Loudoun County Atlasers,
Ahhhh….springtime is coming! My girls and I have been enjoying delightful bird songs and emerging spring flowers. The wonders of spring bring many opportunities to collect data for the atlas. This is our last spring migration and breeding season, so let’s make it count!
1. Pair of Common Ravens photographed building a nest in Purcellville 5. This is the 5th confirmation of breeding for this species in Loudoun.
2. Bald Eagle observed sitting on a newly discovered nest in Middleburg 4.
3. Hundreds of Snow Geese observed flying through Arcola 4.
4. Woodcocks peenting and displaying in the Aldie area.
The following blocks have very few, if any, reports of winter birds (ducks, sparrows, sapsuckers, creepers, etc.). Also be on the lookout for early migrants and breeders!
- Region 1 – Round Hill 2, Charles Town 6
- Region 5 – Middleburg 4, Ashby Gap 4 and 5 Region 7 – Gainesville 2
Please consider conducting a survey in a block listed above (or any block with little coverage). Maps and current species lists for each block, along with a spreadsheet of Atlas Progress, can be found on the atlas website. Please ask if you have any questions.
1. All paper field cards and Special Survey forms from the previous year should be mailed to me by April 30.
2. Several species (some owls and woodpeckers, Tufted Titmouse, Carolina Chickadee, Carolina Wren, Cardinal, etc) will enter into safe dates this month. Remember, breeding activities usually start well before the earliest safe date for local nesting pairs.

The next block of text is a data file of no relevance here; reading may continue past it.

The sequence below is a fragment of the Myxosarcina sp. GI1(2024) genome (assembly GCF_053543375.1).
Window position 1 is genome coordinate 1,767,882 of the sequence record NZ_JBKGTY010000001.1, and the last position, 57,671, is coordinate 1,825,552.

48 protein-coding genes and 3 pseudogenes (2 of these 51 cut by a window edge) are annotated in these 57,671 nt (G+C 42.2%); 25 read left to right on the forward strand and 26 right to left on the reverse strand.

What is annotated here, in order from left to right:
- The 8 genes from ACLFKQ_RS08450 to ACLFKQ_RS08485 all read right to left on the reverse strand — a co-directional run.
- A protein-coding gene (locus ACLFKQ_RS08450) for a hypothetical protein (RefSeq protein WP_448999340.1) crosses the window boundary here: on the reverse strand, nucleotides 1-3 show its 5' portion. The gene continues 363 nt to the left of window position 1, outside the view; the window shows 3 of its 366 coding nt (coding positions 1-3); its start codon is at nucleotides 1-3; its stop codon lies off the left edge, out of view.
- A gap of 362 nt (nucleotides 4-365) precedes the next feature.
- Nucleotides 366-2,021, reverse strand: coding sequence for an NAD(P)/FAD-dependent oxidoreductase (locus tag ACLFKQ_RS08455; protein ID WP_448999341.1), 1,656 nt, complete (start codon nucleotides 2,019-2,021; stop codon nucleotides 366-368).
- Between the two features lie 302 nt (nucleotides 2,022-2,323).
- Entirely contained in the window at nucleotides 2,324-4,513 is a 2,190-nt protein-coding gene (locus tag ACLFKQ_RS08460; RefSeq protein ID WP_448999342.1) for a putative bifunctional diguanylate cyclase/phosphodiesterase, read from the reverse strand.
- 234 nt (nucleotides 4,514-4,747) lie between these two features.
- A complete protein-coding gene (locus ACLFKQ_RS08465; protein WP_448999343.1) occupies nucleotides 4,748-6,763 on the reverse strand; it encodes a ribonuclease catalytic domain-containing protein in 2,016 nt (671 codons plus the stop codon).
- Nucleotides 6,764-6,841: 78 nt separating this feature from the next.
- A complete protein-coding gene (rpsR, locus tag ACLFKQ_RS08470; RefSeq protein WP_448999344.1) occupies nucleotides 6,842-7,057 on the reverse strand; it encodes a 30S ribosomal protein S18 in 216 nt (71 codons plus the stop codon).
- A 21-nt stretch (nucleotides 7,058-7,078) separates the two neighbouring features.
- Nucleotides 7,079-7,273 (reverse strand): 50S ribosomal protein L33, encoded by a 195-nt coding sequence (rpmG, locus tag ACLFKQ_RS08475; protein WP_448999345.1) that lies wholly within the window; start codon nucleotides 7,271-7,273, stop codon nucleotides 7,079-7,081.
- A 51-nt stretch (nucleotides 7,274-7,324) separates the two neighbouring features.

3. If you observe courting raptors use the RC code, which confirms breeding for the species (not the C code). Since raptors are prone to abandon their nest if disturbed by humans, courtship is used as a confirmation of breeding for these species to discourage atlasers from attempting a closer look.
4. Watch for displaying male Woodcocks in March and early April then follow up after the April 15 safe date for continued displays. Displays usually drop off by May 1. Young can often be seen at dawn on paths through woods or old fields.
Species of the Month – Virginia Rail (Rallus limicola)
- Can swim under water, propelling itself with its wings. It swims in this way probably only to flee predators.
- Prefers to escape danger by running through marsh vegetation. If forced to fly in order to escape it will only fly a short distance. Regardless of its apparent weak flight, it migrates long distances each year.
- The forehead feathers of this reclusive bird are adapted to withstand wear from pushing through dense marsh vegetation. • Builds numerous “dummy nests” in addition to the one where eggs are actually laid.
- Rail species have the highest ratio of leg muscles to flight muscles of any birds.
81 enthusiastic atlasers have spent 4,820 hours in the field documenting 54,400 sightings. You have recorded 250 species, with 103 of these species having a confirmed nesting status. Field cards have been reported for 53 blocks and 26 blocks are considered complete (though sightings can still be reported).
Loudoun County Bird Atlas Coordinator